NZ groups opposed to seabed mining plan prepare to go back to court

Debbie Ngarewa-Packer has been leading the fight against seabed mining. SIMON O’CONNOR/STUFF

Catherine Groenestein | Stuff NZ | October 9 2018

Opponents of a plan to mine ironsand off the Taranaki coast are hoping the Court of Appeal will set a precedent to discourage other companies with similar aspirations.

Kiwis Against Seabed Mining (KASM), Greenpeace, Te Runanga o Ngati Ruanui Trust, Te Kaahui o Rauru, Te Ohu Kaimoana (the Maori Fisheries Trust) and the Taranaki-Whanganui Conservation Board have all sought leave to cross-appeal on the High Court judgment that quashed Trans-Tasman Resources Ltd’s (TTRL) consent to mine the South Taranaki Bight seabed for ironsand.  

The court ruled that the Environmental Protection Agency’s decision to grant it a consent was unlawful. 

Two weeks ago, TTRL sought leave to take its case to the Court of Appeal.

“There were a number of points we raised that the High Court decision did not uphold, and the Trans-Tasman Resources’ appeal has given us the opportunity to challenge those decisions,” KASM chairperson Cindy Baxter said.

“This is obviously a precedent-setting case, it’s the first application for consent, and it’s important to have this precedent as strong as possible.”

She said there were other companies interested in seabed mining along the country’s West Coast.

In May, Offshore Ironsands Mining Ltd was granted permission for mining exploration inside a marine sanctuary set up to protect the endangered Māui’s dolphins off the coast of New Plymouth.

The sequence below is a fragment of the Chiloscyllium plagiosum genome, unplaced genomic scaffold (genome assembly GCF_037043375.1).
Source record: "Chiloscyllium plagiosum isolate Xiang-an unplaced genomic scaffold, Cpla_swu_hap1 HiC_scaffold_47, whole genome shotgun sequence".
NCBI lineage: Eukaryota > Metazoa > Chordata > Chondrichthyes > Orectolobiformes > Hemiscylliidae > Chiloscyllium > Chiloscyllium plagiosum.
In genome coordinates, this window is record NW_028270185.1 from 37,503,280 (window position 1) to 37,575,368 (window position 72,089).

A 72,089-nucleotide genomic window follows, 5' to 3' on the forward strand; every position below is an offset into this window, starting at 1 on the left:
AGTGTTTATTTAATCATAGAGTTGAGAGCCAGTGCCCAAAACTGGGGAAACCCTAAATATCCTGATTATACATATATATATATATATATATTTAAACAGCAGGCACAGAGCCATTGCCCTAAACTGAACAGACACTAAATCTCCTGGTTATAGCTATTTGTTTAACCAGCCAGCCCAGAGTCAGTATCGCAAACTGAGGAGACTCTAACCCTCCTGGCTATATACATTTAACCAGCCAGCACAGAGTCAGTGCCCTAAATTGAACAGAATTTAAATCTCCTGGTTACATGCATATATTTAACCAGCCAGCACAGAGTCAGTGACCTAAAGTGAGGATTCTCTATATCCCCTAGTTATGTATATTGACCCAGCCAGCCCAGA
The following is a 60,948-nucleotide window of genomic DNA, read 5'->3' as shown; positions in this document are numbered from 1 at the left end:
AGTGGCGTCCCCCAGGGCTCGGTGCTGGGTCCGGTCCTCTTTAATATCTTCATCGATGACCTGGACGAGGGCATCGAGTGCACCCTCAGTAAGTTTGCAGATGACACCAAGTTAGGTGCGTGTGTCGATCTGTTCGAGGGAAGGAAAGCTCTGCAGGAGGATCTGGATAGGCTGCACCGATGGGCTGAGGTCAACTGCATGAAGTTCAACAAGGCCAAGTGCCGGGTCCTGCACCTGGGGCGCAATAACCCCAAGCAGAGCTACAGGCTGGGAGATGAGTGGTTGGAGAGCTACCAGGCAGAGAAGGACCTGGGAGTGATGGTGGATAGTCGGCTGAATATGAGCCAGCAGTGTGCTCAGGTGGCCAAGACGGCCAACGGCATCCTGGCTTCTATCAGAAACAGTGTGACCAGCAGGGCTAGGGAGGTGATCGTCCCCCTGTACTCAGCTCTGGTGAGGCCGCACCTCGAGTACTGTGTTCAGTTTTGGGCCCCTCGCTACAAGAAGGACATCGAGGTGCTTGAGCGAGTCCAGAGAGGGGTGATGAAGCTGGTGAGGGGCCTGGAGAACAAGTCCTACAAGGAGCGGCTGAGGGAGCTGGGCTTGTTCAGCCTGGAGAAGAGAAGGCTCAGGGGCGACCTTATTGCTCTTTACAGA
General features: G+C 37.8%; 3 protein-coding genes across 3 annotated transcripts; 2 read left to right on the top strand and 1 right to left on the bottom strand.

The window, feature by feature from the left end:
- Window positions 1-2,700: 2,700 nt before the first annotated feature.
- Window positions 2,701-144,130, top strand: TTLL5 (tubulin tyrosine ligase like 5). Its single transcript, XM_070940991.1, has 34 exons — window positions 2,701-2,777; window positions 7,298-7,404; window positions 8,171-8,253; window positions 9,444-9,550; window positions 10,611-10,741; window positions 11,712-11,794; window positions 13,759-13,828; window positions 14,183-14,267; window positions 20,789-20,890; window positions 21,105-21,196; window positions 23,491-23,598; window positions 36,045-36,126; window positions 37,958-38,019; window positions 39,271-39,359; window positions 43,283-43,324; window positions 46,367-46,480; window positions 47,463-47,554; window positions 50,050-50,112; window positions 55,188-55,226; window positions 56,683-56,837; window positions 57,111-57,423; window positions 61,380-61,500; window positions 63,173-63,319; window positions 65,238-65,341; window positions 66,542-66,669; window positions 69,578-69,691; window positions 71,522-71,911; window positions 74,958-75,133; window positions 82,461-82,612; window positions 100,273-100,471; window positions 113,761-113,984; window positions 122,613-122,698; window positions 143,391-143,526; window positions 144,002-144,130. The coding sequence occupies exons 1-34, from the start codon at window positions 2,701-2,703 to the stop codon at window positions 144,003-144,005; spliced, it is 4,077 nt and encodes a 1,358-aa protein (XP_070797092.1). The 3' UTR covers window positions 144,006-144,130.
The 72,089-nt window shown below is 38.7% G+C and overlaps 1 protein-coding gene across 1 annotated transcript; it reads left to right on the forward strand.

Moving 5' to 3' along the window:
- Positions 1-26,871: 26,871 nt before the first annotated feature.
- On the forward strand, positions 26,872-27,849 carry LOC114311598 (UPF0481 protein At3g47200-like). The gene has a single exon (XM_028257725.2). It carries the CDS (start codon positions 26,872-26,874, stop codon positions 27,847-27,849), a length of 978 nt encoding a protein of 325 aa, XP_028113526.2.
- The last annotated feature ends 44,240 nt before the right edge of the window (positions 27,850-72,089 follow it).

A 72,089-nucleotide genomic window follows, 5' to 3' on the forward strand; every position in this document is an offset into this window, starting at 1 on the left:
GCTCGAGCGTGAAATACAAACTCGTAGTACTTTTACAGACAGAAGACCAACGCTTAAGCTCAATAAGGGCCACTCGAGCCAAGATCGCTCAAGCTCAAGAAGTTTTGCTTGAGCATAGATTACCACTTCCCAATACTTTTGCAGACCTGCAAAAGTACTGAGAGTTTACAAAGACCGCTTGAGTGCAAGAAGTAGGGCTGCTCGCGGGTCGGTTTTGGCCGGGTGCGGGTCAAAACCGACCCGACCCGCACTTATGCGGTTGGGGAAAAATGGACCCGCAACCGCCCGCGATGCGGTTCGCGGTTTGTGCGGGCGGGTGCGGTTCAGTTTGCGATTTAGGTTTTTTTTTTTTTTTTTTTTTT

“Our cross-appeal is a logical step to take in this precedent-setting decision, as there are other seabed mining companies waiting in the wings. There are enough pressures on our oceans already without having to deal with the impacts of seabed mining,” Emily Hunter of Greenpeace said.

Te Runanga o Ngati Ruanui Trust is cross appealing on points including its mana whenua interest and rights and the EPA’s failure to take the cautionary approach required by the Act.

“We want to make sure that anyone else that comes in has to reach this extremely high benchmark, they’re not able to just bowl in without doing the research they’re required to do,” Kaiarataki Debbie Ngarewa-Packer said.

The iwi was disappointed the Labour Government had not included the mining programme in its move towards stopping oil and gas prospecting.

“We’re putting a lot of effort into fighting this sunset industry with absolutely shocking environmental practices, when we should be focusing on developing a progressive economy and energy sector we can all be proud of.”

Te Kaahui o Rauru and Te Ohu Kaimoana (the Maori Fisheries Trust) have jointly lodged a cross appeal.

Kaiwhakahaere (CEO) Anne-Marie Broughton said the process had been exhausting and expensive, but Te Kaahui o Rauru likened the protection of the sea to the protection of the marae.

“The ocean is a fragile and largely unknown ecosystem and the problem is that if we damage it, we don’t know how to fix it up again. We must stand up for our environment. There are other ways to grow a healthy and sustainable economy – seabed mining is not the answer.”

The Taranaki-Whanganui Conservation Board has also resolved to defend the High Court’s decision, as well as to seek leave to cross-appeal in order to have the High Court’s decision confirmed on other grounds.

“It’s disappointing that we have to continue to fight to protect our environment,” chairperson Brendon Te Tiwha Puketapu said.

A spokesperson from the Court of Appeal said Forest and Bird and the Fisheries Interests had also filed cross appeals.

No date had yet been set for a hearing.

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Filed under Environmental impact, Human rights, New Zealand

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